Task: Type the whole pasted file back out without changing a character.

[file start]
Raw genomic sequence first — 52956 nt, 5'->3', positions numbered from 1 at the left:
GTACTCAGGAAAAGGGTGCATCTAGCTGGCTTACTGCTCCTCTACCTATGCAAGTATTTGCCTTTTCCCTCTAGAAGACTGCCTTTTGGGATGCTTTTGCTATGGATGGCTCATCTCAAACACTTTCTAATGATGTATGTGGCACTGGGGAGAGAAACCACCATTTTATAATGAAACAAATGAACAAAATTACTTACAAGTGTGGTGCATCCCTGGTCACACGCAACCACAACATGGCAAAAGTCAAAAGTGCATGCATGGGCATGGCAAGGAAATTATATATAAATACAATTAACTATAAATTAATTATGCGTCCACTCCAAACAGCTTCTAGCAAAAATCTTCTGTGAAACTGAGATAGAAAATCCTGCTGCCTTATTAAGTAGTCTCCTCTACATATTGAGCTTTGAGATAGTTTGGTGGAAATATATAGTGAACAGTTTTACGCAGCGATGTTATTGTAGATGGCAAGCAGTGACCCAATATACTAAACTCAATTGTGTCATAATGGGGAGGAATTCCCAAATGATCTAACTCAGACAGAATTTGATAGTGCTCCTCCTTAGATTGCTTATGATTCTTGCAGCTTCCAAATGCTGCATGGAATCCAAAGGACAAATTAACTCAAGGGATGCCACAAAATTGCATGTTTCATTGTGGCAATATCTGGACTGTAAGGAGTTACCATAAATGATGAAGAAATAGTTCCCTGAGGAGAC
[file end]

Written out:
Raw genomic sequence first — 52956 nt, 5'->3', positions numbered from 1 at the left:
GTACTCAGGAAAAGGGTGCATCTAGCTGGCTTACTGCTCCTCTACCTATGCAAGTATTTGCCTTTTCCCTCTAGAAGACTGCCTTTTGGGATGCTTTTGCTATGGATGGCTCATCTCAAACACTTTCTAATGATGTATGTGGCACTGGGGAGAGAAACCACCATTTTATAATGAAACAAATGAACAAAATTACTTACAAGTGTGGTGCATCCCTGGTCACACGCAACCACAACATGGCAAAAGTCAAAAGTGCATGCATGGGCATGGCAAGGAAATTATATATAAATACAATTAACTATAAATTAATTATGCGTCCACTCCAAACAGCTTCTAGCAAAAATCTTCTGTGAAACTGAGATAGAAAATCCTGCTGCCTTATTAAGTAGTCTCCTCTACATATTGAGCTTTGAGATAGTTTGGTGGAAATATATAGTGAACAGTTTTACGCAGCGATGTTATTGTAGATGGCAAGCAGTGACCCAATATACTAAACTCAATTGTGTCATAATGGGGAGGAATTCCCAAATGATCTAACTCAGACAGAATTTGATAGTGCTCCTCCTTAGATTGCTTATGATTCTTGCAGCTTCCAAATGCTGCATGGAATCCAAAGGACAAATTAACTCAAGGGATGCCACAAAATTGCATGTTTCATTGTGGCAATATCTGGACTGTAAGGAGTTACCATAAATGATGAAGAAATAGTTCCCTGAGGAGAC